Kitchener-Waterloo

Storytelling project weaves Indigenous oral history with diverse Waterloo community stories

The Debajehmujig Theatre Group from the Wiikwemkoong First Nation on Manitoulin Island are in Waterloo region this week working on a unique storytelling project that will weave Indigenous oral history with local experiences that will result in a unique performance Saturday.

Workshops held this week will help shape a storytelling performance Saturday evening

Bruce Naokwegijig is the artistic director for the Debajehmujig Theatre Group, which is based in the the Wiikwemkoong First Nation on Manitoulin Island. (Kate Bueckert/CBC)

The Debajehmujig Theatre Group from the Wiikwemkoong First Nation on Manitoulin Island are in Waterloo region this week working on a unique storytelling project that will weave Indigenous oral history with local experiences and will result in a unique performance Saturday.

Divest Waterloo helped bring the Debajehmujig Theatre Group to the region. Throughout the week they're putting on storytelling workshops along with a local advisory circle led by Heather Majaury and Amy Duguid.

The theatre group is based in the Wiikwemkoong First Nation on Manitoulin Island.

Bruce Naokwegijig is the artistic director of the Debajehmujig Theatre Group.

"It's taking away the theatrics. It's taking away the lights. It's taking away all the sound cues in your regular theatre production, and it's just us being with the audience," he said.

Earlier in the week, gatherings included a traditional feast and workshops for newcomers and land and water defenders. On Thursday, the workshop will focus on patrons of The Working Centre and Friday will be arts workers storytelling.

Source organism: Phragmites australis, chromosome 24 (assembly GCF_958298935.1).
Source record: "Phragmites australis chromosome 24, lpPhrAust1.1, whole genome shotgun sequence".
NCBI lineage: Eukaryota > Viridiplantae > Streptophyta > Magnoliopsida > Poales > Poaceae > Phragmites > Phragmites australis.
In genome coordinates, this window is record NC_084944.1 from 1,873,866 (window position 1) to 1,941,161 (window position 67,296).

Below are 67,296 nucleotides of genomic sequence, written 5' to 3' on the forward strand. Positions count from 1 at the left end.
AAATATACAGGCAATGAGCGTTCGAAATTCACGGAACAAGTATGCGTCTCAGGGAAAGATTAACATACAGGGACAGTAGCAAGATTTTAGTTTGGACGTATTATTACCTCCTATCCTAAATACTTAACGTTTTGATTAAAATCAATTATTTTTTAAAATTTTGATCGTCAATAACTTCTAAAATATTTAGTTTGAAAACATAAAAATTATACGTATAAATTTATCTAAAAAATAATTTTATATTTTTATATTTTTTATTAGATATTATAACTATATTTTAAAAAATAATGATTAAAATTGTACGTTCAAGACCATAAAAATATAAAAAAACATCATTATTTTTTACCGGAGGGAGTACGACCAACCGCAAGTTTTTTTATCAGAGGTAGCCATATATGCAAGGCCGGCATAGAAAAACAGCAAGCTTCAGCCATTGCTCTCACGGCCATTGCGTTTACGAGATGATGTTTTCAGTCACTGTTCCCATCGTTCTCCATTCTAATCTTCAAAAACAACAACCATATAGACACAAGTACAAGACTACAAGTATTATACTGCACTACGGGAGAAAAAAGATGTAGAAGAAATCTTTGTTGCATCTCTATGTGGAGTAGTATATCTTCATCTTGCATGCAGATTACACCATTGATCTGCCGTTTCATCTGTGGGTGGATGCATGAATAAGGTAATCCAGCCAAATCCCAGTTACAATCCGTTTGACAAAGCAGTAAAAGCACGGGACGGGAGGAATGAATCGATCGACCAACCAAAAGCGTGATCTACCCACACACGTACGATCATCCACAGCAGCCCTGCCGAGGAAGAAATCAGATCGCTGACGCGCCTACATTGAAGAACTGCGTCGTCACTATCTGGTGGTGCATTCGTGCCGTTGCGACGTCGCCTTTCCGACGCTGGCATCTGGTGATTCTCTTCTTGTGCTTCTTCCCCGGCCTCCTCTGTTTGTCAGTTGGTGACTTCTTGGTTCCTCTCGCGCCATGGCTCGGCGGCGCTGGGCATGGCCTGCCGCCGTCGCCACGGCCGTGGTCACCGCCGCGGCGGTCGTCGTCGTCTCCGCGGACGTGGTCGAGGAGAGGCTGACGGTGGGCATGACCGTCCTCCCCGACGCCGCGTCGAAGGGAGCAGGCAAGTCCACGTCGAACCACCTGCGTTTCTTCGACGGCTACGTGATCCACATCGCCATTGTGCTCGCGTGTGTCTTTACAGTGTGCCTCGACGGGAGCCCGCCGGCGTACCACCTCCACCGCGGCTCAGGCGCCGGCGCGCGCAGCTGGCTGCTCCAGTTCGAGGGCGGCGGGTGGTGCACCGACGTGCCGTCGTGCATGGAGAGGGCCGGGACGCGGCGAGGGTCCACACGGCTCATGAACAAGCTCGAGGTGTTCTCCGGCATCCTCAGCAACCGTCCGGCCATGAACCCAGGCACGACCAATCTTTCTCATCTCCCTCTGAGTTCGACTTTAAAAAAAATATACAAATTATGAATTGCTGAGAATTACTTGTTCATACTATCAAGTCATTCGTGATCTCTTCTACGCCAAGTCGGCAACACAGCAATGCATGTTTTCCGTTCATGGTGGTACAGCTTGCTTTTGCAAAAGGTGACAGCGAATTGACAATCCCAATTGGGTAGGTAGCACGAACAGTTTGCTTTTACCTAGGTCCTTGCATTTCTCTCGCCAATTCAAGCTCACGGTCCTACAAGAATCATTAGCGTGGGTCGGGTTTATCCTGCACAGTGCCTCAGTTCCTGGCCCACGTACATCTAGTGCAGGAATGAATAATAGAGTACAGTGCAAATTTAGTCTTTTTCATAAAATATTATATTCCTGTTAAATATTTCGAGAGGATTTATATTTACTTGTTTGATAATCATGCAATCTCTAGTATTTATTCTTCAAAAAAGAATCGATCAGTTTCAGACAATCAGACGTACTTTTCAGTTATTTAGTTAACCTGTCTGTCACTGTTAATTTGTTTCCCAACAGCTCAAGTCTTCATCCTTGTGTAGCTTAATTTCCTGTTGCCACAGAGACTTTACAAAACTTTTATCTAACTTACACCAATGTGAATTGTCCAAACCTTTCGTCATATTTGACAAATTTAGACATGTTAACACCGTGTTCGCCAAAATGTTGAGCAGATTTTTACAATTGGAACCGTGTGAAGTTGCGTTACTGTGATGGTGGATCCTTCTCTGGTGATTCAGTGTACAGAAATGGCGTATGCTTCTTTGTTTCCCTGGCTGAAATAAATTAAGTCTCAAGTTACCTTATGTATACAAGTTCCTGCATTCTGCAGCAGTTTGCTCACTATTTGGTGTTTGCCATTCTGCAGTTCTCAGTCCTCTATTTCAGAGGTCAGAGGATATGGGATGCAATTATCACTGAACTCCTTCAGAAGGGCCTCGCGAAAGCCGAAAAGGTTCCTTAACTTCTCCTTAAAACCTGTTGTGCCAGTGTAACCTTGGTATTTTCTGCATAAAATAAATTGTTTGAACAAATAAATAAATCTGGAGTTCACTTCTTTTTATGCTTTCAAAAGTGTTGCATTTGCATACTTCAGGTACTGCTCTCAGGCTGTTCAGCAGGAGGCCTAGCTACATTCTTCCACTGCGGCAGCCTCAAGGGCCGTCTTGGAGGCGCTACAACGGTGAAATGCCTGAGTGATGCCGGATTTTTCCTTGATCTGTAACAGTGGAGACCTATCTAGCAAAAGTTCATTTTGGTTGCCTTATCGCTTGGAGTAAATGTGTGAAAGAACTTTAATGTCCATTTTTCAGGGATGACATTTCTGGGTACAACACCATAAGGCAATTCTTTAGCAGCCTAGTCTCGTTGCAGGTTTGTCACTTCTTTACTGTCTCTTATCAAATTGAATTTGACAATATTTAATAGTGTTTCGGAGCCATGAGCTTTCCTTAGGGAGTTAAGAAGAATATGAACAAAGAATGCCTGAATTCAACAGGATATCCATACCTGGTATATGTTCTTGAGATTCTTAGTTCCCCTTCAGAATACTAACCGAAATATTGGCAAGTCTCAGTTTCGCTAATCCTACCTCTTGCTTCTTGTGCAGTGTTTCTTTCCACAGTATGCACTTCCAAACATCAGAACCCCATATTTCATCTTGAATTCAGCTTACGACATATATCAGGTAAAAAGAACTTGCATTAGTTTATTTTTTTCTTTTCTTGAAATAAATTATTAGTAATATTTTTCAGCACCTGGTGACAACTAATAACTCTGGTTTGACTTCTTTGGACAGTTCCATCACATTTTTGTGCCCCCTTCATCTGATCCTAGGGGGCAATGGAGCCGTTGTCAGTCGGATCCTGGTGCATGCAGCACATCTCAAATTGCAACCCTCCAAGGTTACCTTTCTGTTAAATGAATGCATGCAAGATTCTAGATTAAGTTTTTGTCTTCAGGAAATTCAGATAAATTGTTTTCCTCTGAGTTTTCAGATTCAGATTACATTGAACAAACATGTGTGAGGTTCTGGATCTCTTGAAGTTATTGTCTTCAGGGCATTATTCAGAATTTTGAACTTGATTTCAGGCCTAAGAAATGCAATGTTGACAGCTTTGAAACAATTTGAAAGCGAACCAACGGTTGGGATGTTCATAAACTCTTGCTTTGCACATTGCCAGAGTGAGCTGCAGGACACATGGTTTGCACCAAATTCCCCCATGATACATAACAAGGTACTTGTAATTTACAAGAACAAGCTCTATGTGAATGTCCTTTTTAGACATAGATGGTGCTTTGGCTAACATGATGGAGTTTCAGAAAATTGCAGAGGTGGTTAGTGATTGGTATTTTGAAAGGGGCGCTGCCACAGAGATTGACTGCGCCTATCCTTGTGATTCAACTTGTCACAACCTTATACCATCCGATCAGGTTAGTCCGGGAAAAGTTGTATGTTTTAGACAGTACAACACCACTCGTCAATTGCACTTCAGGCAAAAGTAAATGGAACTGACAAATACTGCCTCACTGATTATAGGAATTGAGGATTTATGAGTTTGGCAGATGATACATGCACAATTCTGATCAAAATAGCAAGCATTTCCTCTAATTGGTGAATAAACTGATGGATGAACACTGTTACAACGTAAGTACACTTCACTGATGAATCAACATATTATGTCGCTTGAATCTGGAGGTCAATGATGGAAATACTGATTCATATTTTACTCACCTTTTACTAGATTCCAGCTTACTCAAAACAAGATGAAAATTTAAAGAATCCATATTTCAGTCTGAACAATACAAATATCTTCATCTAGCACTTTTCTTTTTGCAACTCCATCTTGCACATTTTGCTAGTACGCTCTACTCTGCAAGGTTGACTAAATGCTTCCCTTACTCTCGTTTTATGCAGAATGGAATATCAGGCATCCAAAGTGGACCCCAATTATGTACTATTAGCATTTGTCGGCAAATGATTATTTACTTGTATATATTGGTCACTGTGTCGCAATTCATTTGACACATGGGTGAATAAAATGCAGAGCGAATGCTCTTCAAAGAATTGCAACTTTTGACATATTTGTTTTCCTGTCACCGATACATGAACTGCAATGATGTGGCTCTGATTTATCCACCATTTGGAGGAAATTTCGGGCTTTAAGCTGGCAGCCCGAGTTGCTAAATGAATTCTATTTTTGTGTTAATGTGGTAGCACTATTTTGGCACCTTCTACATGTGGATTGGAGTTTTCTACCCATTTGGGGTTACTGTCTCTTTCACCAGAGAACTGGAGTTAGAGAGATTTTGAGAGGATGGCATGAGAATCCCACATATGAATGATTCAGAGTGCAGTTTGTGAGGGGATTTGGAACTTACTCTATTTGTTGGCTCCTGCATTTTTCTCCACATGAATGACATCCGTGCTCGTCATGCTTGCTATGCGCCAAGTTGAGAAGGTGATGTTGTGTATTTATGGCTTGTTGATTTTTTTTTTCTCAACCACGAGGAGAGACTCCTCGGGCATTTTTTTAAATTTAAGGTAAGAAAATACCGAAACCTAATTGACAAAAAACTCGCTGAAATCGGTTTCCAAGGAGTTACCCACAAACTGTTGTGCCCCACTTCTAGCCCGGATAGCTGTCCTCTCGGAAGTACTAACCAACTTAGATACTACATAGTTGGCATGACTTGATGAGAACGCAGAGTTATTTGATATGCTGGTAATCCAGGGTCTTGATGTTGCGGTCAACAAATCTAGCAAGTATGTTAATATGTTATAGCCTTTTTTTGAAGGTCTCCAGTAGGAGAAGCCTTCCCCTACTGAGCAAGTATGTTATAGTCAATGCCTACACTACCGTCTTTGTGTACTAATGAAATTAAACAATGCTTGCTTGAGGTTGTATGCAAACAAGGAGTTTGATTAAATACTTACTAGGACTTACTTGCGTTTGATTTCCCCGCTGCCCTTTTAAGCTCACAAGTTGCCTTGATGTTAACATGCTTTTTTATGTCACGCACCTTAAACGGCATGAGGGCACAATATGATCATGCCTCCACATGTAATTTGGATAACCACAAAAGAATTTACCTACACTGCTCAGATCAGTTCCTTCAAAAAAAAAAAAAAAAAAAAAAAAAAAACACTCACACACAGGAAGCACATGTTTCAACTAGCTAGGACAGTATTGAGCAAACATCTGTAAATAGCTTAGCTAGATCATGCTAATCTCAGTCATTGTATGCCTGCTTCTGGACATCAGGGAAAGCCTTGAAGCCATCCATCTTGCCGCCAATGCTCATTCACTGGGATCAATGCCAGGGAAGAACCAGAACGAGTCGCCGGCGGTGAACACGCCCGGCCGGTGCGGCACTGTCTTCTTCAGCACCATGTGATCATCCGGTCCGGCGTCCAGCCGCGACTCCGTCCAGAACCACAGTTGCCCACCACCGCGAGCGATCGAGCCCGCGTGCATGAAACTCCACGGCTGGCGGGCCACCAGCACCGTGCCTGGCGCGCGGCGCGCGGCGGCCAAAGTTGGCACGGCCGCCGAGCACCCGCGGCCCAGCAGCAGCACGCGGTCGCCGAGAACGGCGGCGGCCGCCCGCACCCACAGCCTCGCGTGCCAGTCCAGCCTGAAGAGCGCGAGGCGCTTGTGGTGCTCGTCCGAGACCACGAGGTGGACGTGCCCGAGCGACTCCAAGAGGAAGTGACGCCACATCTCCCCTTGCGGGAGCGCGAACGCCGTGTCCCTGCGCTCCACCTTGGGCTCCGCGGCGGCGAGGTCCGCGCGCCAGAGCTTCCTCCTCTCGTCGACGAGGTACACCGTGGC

It will all culminate in a public performance of Maamawi on Saturday at 7 p.m.

That performance is in the style of traditional storytelling, he says.

They remove the fourth wall, he said, which is the general rule that those on stage don't acknowledge the audience.

"In this one, you make eye contact with the audience, you invite them into your world as you tell the story so you're making greater connections," he said.

Laura Hamilton of Divest Waterloo said it took about three years to bring the group to the region. They wanted to do it to draw attention to the current global climate crisis.

"What we're showing people now is that art and theatre connects with people's hearts, and really what we need is to change our world views. We need to change how we engage with each other and with the land. It's not about changing what we do — it's about changing how we think and how we feel," she said.

Saturday's performance at the University of Waterloo's Performing Arts Theatre starts at 6:30 p.m. and is open to the community, Naokwegijig noted.

"We can tell these stories to everybody," he said. "It's just the idea of sharing the stories and as we say in the show, it's up to you how you use these stories and if you want to take them and carry on with them, it's your choice. We're just here to share with you."

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